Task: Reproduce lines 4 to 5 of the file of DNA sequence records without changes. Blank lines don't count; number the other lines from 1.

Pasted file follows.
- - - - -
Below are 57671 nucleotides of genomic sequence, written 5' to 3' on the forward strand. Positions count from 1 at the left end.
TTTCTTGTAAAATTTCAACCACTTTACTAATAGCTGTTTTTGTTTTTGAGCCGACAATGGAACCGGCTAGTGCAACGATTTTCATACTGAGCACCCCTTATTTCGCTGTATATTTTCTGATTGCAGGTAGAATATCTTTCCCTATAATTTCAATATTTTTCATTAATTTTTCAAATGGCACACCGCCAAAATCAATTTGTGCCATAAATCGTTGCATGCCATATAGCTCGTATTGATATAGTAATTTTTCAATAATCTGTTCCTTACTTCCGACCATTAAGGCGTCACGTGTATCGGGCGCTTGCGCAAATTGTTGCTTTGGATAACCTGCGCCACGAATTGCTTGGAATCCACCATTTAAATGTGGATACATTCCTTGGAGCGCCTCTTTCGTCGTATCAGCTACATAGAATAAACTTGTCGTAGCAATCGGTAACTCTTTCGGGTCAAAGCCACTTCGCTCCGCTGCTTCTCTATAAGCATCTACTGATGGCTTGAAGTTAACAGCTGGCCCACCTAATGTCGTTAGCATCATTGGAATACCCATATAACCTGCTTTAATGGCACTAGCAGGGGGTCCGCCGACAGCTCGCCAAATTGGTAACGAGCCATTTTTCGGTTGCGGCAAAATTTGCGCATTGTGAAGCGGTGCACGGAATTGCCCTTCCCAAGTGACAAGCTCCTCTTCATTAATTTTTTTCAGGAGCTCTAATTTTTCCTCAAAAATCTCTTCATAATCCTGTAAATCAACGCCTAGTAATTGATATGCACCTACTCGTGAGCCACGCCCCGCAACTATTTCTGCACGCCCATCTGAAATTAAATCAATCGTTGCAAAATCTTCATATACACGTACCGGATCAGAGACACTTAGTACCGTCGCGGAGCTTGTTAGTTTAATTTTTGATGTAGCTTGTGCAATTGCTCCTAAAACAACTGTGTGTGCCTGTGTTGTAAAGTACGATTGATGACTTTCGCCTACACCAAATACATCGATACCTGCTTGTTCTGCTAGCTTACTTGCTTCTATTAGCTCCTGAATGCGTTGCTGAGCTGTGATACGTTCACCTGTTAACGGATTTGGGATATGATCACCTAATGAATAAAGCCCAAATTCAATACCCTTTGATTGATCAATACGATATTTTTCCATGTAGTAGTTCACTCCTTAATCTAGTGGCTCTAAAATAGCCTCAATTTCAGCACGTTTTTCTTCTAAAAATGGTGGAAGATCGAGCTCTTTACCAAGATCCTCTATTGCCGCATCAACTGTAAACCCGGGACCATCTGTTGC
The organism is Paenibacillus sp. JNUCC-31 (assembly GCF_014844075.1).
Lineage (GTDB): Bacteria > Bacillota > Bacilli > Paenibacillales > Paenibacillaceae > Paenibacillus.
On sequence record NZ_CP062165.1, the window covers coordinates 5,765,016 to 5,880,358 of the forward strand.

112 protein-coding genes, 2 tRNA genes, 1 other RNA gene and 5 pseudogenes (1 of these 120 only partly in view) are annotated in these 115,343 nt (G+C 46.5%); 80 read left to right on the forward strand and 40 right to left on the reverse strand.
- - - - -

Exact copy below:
Lineage (GTDB): Bacteria > Bacillota > Bacilli > Paenibacillales > Paenibacillaceae > Paenibacillus.
On sequence record NZ_CP062165.1, the window covers coordinates 5,765,016 to 5,880,358 of the forward strand.